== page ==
I ran the Rock and Roll Marathon in five hours flat on a dare while stationed at the USAF Base Bagram Afghanistan in 2007… exactly one-year before I was diagnosed with liver disease. My next, the Scotiabank Toronto Waterfront Marathon, came directly after my liver transplant. This event was bolstered with unprecedented meaning: I ran the marathon with my Liver Specialist right by my side – from towing the start line to crossing the final time check. I saw this race as a benchmark of my health. Everything I had been holding in for the last five years came pouring out at that finish line. I did it.
Running has become an outlet for me. It’s connected with everything from my diagnosis and mental wellbeing. I saw it as an obstacle and personal challenge. Each goal I set was a hurdle and personal achievement I needed to overcome. With each victory came the aspiration to do more. Today, I run to inspire others to never quit and to always keep fighting.
“When I got my cancer diagnosis, I knew exactly who to call. It was time to link about with TNT again and do another race. Fundraising helped get me through treatments—it gave me something good to focus on.”
Lori Christopher for TNT
I started running with TNT in 2013 after my nephew died from leukemia. I had to do something because there was nothing to do. Fundraising gave my running a purpose other than just running for myself. In 2014, I got diagnosed with leukemia. When I got my cancer diagnosis, I knew exactly who to call. It was time to link about with TNT again and do another race. Fundraising helped get me through treatments—it gave me something good to focus on.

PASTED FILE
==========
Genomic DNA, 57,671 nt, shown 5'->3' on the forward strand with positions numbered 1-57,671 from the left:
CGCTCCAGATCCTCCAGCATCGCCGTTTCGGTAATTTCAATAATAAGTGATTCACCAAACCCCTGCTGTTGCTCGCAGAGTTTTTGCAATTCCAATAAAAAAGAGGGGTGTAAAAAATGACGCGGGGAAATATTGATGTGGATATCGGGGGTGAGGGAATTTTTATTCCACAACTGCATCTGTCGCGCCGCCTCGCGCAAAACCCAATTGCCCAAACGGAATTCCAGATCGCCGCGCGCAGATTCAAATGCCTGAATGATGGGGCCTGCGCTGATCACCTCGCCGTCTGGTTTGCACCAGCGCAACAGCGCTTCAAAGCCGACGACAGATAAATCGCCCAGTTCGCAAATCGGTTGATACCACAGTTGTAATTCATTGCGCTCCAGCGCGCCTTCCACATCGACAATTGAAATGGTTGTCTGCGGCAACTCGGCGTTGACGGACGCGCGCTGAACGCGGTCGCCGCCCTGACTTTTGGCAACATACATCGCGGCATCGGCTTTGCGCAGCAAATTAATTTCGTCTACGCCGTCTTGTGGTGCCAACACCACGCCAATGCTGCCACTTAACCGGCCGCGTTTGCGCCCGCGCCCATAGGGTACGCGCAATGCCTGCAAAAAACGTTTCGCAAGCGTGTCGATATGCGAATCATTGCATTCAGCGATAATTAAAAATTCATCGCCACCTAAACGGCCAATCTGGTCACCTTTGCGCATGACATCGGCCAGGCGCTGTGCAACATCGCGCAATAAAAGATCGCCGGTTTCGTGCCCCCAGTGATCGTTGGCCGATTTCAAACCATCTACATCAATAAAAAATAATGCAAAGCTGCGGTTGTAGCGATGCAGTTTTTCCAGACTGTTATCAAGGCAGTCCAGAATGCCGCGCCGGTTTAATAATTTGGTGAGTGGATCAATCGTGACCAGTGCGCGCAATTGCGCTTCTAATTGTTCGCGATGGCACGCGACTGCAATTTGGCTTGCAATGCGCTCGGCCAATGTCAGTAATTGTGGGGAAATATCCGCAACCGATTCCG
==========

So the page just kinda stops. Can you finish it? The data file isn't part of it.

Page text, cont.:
With leukemia, you don’t ever get a cure. You hope for long-time remission. And in the meantime, I’m scoping out my next race.
I do better when I train. I feel better mentally. I feel better physically. I ran a whole pile of races through chemo because that’s just me. My doctor said I’m probably the healthiest chemo patient he knows, and that he knows plenty of people not in chemo who aren’t as healthy as you. Running is my outlet for everything. It’s how I sort everything out. Put your running shoes on and work out all life’s stresses, just run.
In 2014, my died from complications of Alzheimers. I work full-time and have three kids and run a house—running saved my sanity. I could not survive my mother’s diagnosis and her being sick without it. My best races came after my life’s most traumatic things. There’s not many finish lines I cross where I’m not crying.
I think when you’re running for something other than yourself the running means more. It’s morphed into something special for me. I’m running for all those people who can’t run. And to the runners reading this, reading my story—I know fundraising is daunting. But this is our time. Let’s band together—as runners—and help those who need it, because we can.
October 24th, 2016